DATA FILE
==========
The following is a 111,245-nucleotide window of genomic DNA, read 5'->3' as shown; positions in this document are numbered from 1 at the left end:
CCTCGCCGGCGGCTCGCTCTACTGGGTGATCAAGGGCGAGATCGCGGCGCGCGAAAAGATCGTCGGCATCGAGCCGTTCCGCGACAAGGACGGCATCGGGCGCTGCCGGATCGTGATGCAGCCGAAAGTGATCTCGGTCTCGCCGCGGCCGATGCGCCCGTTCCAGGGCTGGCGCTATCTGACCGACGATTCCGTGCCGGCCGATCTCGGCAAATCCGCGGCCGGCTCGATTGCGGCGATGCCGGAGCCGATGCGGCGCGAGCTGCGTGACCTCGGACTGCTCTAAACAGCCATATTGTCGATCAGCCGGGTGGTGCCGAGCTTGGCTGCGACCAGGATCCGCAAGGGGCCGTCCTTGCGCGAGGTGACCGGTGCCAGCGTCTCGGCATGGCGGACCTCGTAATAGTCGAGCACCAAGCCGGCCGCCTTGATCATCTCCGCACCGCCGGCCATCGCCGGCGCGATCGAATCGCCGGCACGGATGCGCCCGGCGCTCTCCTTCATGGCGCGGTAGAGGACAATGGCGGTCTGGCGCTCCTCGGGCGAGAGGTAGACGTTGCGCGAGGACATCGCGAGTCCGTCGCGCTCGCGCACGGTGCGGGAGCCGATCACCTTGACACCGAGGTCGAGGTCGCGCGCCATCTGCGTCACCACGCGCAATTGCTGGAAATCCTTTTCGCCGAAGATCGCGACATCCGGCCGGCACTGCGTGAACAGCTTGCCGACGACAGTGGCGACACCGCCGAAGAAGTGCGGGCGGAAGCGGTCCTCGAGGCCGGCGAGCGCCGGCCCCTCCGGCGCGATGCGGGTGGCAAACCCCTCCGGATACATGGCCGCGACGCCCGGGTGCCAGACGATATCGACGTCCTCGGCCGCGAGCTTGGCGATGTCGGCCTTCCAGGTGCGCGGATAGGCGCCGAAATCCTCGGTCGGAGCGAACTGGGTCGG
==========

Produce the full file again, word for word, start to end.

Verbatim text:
The following is a 111,245-nucleotide window of genomic DNA, read 5'->3' as shown; positions in this document are numbered from 1 at the left end:
CCTCGCCGGCGGCTCGCTCTACTGGGTGATCAAGGGCGAGATCGCGGCGCGCGAAAAGATCGTCGGCATCGAGCCGTTCCGCGACAAGGACGGCATCGGGCGCTGCCGGATCGTGATGCAGCCGAAAGTGATCTCGGTCTCGCCGCGGCCGATGCGCCCGTTCCAGGGCTGGCGCTATCTGACCGACGATTCCGTGCCGGCCGATCTCGGCAAATCCGCGGCCGGCTCGATTGCGGCGATGCCGGAGCCGATGCGGCGCGAGCTGCGTGACCTCGGACTGCTCTAAACAGCCATATTGTCGATCAGCCGGGTGGTGCCGAGCTTGGCTGCGACCAGGATCCGCAAGGGGCCGTCCTTGCGCGAGGTGACCGGTGCCAGCGTCTCGGCATGGCGGACCTCGTAATAGTCGAGCACCAAGCCGGCCGCCTTGATCATCTCCGCACCGCCGGCCATCGCCGGCGCGATCGAATCGCCGGCACGGATGCGCCCGGCGCTCTCCTTCATGGCGCGGTAGAGGACAATGGCGGTCTGGCGCTCCTCGGGCGAGAGGTAGACGTTGCGCGAGGACATCGCGAGTCCGTCGCGCTCGCGCACGGTGCGGGAGCCGATCACCTTGACACCGAGGTCGAGGTCGCGCGCCATCTGCGTCACCACGCGCAATTGCTGGAAATCCTTTTCGCCGAAGATCGCGACATCCGGCCGGCACTGCGTGAACAGCTTGCCGACGACAGTGGCGACACCGCCGAAGAAGTGCGGGCGGAAGCGGTCCTCGAGGCCGGCGAGCGCCGGCCCCTCCGGCGCGATGCGGGTGGCAAACCCCTCCGGATACATGGCCGCGACGCCCGGGTGCCAGACGATATCGACGTCCTCGGCCGCGAGCTTGGCGATGTCGGCCTTCCAGGTGCGCGGATAGGCGCCGAAATCCTCGGTCGGAGCGAACTGGGTCGG